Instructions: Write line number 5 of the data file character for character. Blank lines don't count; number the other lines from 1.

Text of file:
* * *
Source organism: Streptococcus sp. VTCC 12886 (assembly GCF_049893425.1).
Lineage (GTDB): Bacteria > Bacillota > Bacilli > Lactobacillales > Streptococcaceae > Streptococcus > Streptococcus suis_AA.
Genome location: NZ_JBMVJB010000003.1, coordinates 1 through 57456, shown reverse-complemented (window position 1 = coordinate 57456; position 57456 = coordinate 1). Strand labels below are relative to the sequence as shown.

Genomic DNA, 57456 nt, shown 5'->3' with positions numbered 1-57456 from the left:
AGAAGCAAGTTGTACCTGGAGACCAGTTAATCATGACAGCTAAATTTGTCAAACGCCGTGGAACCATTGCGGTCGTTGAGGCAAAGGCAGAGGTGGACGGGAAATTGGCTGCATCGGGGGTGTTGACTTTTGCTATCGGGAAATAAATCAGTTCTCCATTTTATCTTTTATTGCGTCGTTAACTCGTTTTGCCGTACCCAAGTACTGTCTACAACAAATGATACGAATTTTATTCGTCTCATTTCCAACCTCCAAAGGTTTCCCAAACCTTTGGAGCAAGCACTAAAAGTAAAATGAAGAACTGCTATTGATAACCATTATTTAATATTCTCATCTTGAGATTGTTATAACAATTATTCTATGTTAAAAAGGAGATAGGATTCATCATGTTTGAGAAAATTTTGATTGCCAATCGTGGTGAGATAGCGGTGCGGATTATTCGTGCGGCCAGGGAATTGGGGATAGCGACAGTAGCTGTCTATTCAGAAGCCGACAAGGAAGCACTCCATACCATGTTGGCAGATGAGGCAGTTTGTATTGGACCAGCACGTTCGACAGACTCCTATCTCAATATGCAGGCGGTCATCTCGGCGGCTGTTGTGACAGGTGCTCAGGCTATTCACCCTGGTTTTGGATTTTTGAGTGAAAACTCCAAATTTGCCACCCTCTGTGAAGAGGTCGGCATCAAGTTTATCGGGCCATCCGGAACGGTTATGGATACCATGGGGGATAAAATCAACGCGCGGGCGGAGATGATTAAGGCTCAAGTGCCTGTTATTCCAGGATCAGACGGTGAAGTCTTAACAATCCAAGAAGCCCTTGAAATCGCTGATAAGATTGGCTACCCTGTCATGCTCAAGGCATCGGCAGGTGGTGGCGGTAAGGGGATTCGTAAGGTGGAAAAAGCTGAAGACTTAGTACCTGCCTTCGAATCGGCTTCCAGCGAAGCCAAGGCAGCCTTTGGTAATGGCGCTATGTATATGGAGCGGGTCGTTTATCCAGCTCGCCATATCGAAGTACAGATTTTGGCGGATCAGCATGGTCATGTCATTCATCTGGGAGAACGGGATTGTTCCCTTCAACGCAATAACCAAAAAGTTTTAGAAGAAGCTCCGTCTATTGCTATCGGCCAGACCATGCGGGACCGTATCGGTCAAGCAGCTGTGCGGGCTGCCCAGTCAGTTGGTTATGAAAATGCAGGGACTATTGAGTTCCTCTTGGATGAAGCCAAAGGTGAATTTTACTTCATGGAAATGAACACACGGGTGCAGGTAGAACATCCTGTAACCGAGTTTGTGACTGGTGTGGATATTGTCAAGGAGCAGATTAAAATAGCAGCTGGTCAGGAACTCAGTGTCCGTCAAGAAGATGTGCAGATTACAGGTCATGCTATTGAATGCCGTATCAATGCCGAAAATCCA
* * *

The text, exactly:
AGAAGCAAGTTGTACCTGGAGACCAGTTAATCATGACAGCTAAATTTGTCAAACGCCGTGGAACCATTGCGGTCGTTGAGGCAAAGGCAGAGGTGGACGGGAAATTGGCTGCATCGGGGGTGTTGACTTTTGCTATCGGGAAATAAATCAGTTCTCCATTTTATCTTTTATTGCGTCGTTAACTCGTTTTGCCGTACCCAAGTACTGTCTACAACAAATGATACGAATTTTATTCGTCTCATTTCCAACCTCCAAAGGTTTCCCAAACCTTTGGAGCAAGCACTAAAAGTAAAATGAAGAACTGCTATTGATAACCATTATTTAATATTCTCATCTTGAGATTGTTATAACAATTATTCTATGTTAAAAAGGAGATAGGATTCATCATGTTTGAGAAAATTTTGATTGCCAATCGTGGTGAGATAGCGGTGCGGATTATTCGTGCGGCCAGGGAATTGGGGATAGCGACAGTAGCTGTCTATTCAGAAGCCGACAAGGAAGCACTCCATACCATGTTGGCAGATGAGGCAGTTTGTATTGGACCAGCACGTTCGACAGACTCCTATCTCAATATGCAGGCGGTCATCTCGGCGGCTGTTGTGACAGGTGCTCAGGCTATTCACCCTGGTTTTGGATTTTTGAGTGAAAACTCCAAATTTGCCACCCTCTGTGAAGAGGTCGGCATCAAGTTTATCGGGCCATCCGGAACGGTTATGGATACCATGGGGGATAAAATCAACGCGCGGGCGGAGATGATTAAGGCTCAAGTGCCTGTTATTCCAGGATCAGACGGTGAAGTCTTAACAATCCAAGAAGCCCTTGAAATCGCTGATAAGATTGGCTACCCTGTCATGCTCAAGGCATCGGCAGGTGGTGGCGGTAAGGGGATTCGTAAGGTGGAAAAAGCTGAAGACTTAGTACCTGCCTTCGAATCGGCTTCCAGCGAAGCCAAGGCAGCCTTTGGTAATGGCGCTATGTATATGGAGCGGGTCGTTTATCCAGCTCGCCATATCGAAGTACAGATTTTGGCGGATCAGCATGGTCATGTCATTCATCTGGGAGAACGGGATTGTTCCCTTCAACGCAATAACCAAAAAGTTTTAGAAGAAGCTCCGTCTATTGCTATCGGCCAGACCATGCGGGACCGTATCGGTCAAGCAGCTGTGCGGGCTGCCCAGTCAGTTGGTTATGAAAATGCAGGGACTATTGAGTTCCTCTTGGATGAAGCCAAAGGTGAATTTTACTTCATGGAAATGAACACACGGGTGCAGGTAGAACATCCTGTAACCGAGTTTGTGACTGGTGTGGATATTGTCAAGGAGCAGATTAAAATAGCAGCTGGTCAGGAACTCAGTGTCCGTCAAGAAGATGTGCAGATTACAGGTCATGCTATTGAATGCCGTATCAATGCCGAAAATCCA